- Community gardens give block clubs an ongoing focus for community organizing efforts.
- Community gardens bring underrepresented groups into other community organizing efforts.
- Community gardens increase a sense of community ownership and stewardship.
- Community gardens build community leaders.
- Community gardens provide opportunities to meet neighbors.
- Community gardens build block clubs.
- Community gardens increase eyes on the street.
- Community gardeners become more familiar with what is happening in their community.
- Community gardening is recognized by the Minneapolis Police Department as am effective community crime prevention strategy.
Unique opportunities to teach youth about:
- Where does food come from?
- Direct math skills
- Basic business principles
- The importance of community stewardship
- Issues of environmental sustainability
- An example of a youth program is Youth Farm & Market Project, which works with youth in Minneapolis and St Paul to grow and sell food from community gardens.
- Many community gardeners, especially those from immigrant communities, take advantage of food production in community gardens to provide a significant source of food and/or income.
- Community gardeners sell produce to restaurants and at farmers’ markets.
- Urban agriculture is 3-5 times more productive per acre as traditional large-scale farming!
- Reduction in cost and pollution related to packaging, cooling, transportation and preservation make urban food production highly efficient (sustainable).
- Gardening is an important part of every human culture.
- New immigrants tend to be concentrated in low-income urban communities.
- Community gardens offer unique opportunities for new immigrants to:
- Produce traditional crops otherwise unavailable locally.
- Take advantage of the experience of elders to produce a significant amount of food for the household.
- Provide inter-generational exposure to cultural traditions.
- Offer a cultural exchange with other gardeners.
- Learn about block clubs, neighborhood groups and other community information.
- Community gardens offer neighborhoods an access point to non-English speaking communities.
- Community gardens allow people from diverse backgrounds to work side-by-side on common goals without speaking the same language. WHERE ELSE CAN YOU DO THIS?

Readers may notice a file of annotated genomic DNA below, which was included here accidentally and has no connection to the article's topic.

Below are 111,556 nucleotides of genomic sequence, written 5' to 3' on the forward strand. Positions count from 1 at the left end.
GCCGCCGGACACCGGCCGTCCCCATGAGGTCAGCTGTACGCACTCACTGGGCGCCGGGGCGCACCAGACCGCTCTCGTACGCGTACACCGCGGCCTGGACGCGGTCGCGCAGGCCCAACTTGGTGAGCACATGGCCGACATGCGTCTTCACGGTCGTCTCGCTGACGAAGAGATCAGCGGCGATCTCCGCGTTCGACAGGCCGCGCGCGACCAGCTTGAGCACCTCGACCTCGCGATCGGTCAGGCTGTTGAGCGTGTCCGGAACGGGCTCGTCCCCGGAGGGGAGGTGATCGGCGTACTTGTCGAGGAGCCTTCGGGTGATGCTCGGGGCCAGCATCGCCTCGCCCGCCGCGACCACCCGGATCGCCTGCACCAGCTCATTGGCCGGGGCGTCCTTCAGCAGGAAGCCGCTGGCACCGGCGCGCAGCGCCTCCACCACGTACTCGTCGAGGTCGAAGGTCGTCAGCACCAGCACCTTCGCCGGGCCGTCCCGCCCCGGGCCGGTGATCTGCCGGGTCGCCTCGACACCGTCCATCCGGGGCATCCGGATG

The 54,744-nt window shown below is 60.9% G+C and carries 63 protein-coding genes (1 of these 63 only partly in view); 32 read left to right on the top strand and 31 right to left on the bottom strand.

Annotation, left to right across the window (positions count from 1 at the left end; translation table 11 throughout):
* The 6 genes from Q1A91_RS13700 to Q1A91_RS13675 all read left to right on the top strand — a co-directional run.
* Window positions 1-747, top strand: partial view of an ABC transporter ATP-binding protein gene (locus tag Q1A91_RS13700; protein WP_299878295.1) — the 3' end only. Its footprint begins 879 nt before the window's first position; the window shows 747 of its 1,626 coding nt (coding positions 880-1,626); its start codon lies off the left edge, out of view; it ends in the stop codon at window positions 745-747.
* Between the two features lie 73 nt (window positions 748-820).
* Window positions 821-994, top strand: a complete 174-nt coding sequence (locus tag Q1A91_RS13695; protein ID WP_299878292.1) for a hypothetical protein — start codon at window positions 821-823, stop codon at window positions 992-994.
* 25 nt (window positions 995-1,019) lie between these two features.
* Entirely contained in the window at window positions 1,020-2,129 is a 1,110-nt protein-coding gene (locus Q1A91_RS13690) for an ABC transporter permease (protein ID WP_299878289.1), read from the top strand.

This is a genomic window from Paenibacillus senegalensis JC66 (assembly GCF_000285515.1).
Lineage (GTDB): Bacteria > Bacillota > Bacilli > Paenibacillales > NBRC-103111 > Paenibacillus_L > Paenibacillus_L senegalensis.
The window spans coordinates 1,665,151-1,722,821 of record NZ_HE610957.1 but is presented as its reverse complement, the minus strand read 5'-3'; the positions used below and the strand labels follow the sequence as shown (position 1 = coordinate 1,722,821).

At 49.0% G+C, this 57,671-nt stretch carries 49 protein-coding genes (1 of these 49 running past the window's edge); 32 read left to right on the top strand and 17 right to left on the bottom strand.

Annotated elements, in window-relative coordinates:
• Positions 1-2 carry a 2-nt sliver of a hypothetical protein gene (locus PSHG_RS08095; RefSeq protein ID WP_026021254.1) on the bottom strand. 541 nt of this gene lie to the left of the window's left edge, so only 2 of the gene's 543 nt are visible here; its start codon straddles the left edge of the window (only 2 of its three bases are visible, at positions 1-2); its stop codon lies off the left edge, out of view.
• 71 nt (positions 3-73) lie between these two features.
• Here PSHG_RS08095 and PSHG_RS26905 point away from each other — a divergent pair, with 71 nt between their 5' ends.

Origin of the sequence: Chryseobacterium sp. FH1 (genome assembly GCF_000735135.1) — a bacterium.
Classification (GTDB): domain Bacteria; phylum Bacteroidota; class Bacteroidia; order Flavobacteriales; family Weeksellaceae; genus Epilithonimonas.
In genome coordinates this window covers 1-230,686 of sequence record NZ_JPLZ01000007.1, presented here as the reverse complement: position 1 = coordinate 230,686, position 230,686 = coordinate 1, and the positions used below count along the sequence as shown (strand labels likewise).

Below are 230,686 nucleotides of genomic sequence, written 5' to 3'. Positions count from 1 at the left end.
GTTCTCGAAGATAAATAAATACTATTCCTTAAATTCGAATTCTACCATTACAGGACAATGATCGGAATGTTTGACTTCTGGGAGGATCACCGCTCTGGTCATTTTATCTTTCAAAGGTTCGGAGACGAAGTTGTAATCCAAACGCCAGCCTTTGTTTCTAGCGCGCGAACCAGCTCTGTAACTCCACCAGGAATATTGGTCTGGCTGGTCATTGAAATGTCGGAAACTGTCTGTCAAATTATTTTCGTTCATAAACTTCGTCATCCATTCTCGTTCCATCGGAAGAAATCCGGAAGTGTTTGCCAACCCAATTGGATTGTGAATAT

- Community gardens are beneficial to the specific health concerns affecting lower-income urban communities.
- Enabled gardens and sensory gardens, which incorporate raised beds, wheelchair-safe paths, ergonomically designed tools, etc., give handicapped citizens an equal opportunity to engage their gardening skills with the community at large.
- The benefits of Horticulture Therapy can be and are used to great advantage in community gardens.
- Eating locally produced food reduces asthma rates, because children are able to consume manageable amounts of local pollen and develop immunities.
- Exposure to green space reduces stress, increases sense of wellness and belonging.
- Increasing the consumption of fresh local produce is one of the best ways to address childhood lead poisoning.
- Inner-city public parks are maintained to a lower standard than other municipal green space.
- Lower-income neighborhoods have access to less green space than do other parts of the community.
- Scientific studies show that crime decreases in neighborhoods as the amount of green space increases.
- Community gardens have been shown to actually increase property values in the immediate vicinity where they are located.
What the loss of community gardens means to a community
- Loss of green space
- Loss of block clubs
- Loss of neighborhood organizing opportunities
- Loss of inter-cultural connections
- Loss of health benefits related to gardening
- Loss of opportunity for supplemental food source
- Loss of opportunity for supplemental income source
This document was compiled by the members of the Twin Cities Greening Coalition, a group of greening professionals and interested citizens in the Twin Cities Metro area. Hopefully some of these thoughts will be pertinent to your community gardening efforts.
Community Gardening is 50% Gardening and 100% Political *
* Adam Honigman, Community gardener and community gardening activist